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The future of finance: Wicket

Made up of Kiwibank employees, Wicket looks to make insurance a priority for young people. We spoke to co-founder Callum McPhail about negotiating the accelerator learning curve, validating ideas and the importance of pivoting when the writing is well and truly on the wall.

Idealog: How did Wicket come to be a part of the accelerator?

Callum McPhail: So we are the Kiwibank team and we got a call about a week before it started. We went along to a meeting and the impression we got was that we were going to be supporting the other teams, to offer a kind of a second pair of eyes to some of these teams that were looking to crack into certain financial sectors.

When we landed there on the first day however it was kind of a wake-up call. ‘Oh, were actually a team and there’s an idea that we now have to develop and foster on to the next three months’.

So tell us a little bit about what that idea was and give us a taste of your elevator pitch, if you’re not too sick of repeating it.

Our focus was on life and living insurance. It was pretty much as ‘blue sky’ as can be, really. We looked into who’s not currently being served by the insurance industry and what we found was a big pool of millennials who are just not interested in insurance. They don’t trust insurers. Basically, the positioning of insurance products just doesn’t cater to them.

So what was the research stage like?

So before running headfirst into developing a solution we actually sat down with dozens of [millennials] and conducted hours and hours of interviews in their environment. We got into their places of collaboration – going to cafes and bars and things like that – and we just talked to them about what they were trying to get out of their lives in terms of career and lifestyle.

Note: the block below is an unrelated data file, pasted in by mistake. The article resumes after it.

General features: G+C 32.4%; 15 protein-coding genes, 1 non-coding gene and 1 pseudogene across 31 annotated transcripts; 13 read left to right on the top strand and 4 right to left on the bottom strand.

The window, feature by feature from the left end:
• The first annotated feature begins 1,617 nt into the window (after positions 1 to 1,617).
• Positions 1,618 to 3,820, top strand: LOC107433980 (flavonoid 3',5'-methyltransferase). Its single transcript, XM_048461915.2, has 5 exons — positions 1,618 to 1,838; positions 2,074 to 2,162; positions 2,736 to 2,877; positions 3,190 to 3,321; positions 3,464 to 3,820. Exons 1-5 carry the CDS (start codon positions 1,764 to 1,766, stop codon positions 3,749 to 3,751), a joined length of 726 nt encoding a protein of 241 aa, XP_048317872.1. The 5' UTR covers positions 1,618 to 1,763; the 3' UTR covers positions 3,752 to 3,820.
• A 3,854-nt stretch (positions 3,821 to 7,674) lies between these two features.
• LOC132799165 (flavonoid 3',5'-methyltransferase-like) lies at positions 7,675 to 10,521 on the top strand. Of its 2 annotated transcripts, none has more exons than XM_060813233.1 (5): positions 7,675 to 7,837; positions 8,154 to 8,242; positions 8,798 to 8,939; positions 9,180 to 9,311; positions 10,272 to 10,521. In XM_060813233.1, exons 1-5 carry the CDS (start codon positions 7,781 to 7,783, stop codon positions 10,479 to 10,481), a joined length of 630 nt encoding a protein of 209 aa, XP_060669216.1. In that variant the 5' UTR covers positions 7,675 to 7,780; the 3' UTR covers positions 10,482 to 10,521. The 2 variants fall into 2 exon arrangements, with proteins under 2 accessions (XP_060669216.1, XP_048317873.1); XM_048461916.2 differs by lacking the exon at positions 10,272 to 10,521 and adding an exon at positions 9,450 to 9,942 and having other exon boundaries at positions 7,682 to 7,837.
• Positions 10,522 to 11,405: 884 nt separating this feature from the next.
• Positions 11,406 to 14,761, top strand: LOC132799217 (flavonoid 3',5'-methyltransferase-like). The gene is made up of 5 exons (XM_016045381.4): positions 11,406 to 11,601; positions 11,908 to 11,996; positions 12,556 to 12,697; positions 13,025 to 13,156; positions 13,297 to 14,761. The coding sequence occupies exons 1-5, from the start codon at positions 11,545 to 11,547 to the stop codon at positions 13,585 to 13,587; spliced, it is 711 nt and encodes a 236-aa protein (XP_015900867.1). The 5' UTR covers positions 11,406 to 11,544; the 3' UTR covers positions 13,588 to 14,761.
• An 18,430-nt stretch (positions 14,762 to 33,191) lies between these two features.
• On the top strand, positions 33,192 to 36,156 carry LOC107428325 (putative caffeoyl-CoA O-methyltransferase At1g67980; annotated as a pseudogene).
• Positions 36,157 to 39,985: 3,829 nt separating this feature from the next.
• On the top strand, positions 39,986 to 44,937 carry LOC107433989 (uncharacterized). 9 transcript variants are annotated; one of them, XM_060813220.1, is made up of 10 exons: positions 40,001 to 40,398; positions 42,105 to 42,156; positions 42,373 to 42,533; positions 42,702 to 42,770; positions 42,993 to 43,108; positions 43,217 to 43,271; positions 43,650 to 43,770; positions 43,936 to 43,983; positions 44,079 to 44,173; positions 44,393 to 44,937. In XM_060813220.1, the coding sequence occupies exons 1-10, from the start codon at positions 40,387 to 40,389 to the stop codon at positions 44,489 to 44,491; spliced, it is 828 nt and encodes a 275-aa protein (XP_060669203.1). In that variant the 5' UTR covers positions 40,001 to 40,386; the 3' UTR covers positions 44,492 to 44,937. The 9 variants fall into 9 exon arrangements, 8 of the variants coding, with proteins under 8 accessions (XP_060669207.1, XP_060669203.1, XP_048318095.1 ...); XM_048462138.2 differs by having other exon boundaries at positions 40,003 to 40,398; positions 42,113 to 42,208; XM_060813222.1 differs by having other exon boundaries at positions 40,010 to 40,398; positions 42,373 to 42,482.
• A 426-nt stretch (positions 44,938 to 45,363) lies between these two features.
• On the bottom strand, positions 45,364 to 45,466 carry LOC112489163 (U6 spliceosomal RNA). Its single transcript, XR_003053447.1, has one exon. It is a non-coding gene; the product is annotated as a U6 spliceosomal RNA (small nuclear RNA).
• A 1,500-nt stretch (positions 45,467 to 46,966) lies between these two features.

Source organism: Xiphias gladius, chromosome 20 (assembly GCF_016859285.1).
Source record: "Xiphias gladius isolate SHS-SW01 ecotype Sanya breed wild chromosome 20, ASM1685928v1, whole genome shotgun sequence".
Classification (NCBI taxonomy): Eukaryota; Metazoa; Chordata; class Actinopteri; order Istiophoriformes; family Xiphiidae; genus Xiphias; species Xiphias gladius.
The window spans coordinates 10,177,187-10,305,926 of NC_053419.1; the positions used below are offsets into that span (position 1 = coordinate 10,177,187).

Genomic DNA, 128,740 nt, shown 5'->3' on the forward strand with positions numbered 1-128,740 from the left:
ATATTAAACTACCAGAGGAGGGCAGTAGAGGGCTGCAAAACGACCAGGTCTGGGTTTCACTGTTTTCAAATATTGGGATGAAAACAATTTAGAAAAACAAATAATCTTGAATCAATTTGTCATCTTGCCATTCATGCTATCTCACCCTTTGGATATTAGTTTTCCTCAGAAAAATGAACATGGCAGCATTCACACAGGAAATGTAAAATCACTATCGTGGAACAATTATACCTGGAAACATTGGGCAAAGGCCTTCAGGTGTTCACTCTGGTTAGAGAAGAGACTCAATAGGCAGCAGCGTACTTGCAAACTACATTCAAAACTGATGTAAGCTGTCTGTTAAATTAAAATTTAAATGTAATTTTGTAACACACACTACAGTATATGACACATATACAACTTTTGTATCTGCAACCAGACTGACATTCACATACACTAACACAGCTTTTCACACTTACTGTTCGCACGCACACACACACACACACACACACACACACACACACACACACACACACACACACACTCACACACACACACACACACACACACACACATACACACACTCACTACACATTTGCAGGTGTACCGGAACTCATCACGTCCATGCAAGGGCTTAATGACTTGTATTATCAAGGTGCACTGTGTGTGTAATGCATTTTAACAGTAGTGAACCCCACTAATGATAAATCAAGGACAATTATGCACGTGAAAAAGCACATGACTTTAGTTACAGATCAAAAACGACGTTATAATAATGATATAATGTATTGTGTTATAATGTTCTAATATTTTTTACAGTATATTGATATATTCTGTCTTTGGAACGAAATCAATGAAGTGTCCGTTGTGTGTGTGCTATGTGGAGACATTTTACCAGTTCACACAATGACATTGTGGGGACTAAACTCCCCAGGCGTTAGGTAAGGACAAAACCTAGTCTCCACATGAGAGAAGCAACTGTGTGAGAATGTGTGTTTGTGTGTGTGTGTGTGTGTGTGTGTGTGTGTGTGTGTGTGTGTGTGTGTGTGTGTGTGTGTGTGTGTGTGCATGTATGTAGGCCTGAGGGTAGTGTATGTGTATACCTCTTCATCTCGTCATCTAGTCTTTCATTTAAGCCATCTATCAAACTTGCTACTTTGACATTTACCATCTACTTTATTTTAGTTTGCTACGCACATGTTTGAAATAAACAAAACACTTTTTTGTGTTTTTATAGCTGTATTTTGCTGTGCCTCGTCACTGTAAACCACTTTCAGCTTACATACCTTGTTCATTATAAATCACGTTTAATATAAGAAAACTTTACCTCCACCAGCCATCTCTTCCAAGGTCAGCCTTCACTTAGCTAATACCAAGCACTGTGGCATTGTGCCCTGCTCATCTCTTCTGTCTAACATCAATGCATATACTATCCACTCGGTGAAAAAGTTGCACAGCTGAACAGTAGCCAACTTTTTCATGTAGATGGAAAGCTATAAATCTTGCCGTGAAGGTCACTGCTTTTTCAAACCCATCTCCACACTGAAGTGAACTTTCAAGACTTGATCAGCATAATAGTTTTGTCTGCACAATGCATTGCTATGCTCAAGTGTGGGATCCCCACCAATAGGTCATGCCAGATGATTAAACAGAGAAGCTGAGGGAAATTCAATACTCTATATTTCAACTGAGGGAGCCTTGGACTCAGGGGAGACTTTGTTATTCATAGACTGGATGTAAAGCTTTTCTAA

When we started to talk about risk – “What would happen if you actually couldn’t work?”  – almost 100 percent of them said ‘Oh, I’d just go back to mum and dad’. That threw us off initially, but then we said ‘Well instead of moving back to mum and dad – which would be a bit crap to be honest – and mum and dad might not even want you to move home with them, if we could give you a product that actually insures your income for several months to several years after you become sick or injured, would you be prepared to spend the same amount of money as you spend on a coffee per week to get it?

Almost all of them said ‘yes’, so we discovered that pairing lifestyle, something they associate with, with insurance, a product they don’t yet associate with, gets them thinking a lot more about it.

In the end, we didn’t quite develop a product that was an end-to-end process, but we were definitely getting somewhere around how do we talk to this generation that are so de-tuned to insurance.

So what actually happens in an accelerator like this? What gets accelerated?

The accelerator essentially takes founders from having an initial idea or concept to being a fully-fledged startup that aims, ultimately, to get funded at the end of the program. Some see the end goal as being bought out, some see it as merging with a parent company and being able to operate under them, some just want to keep it going as a bit of a social enterprise and not focus on money. There are different end goals, but the concept the same. You go in there with an idea and come out the other end with a business.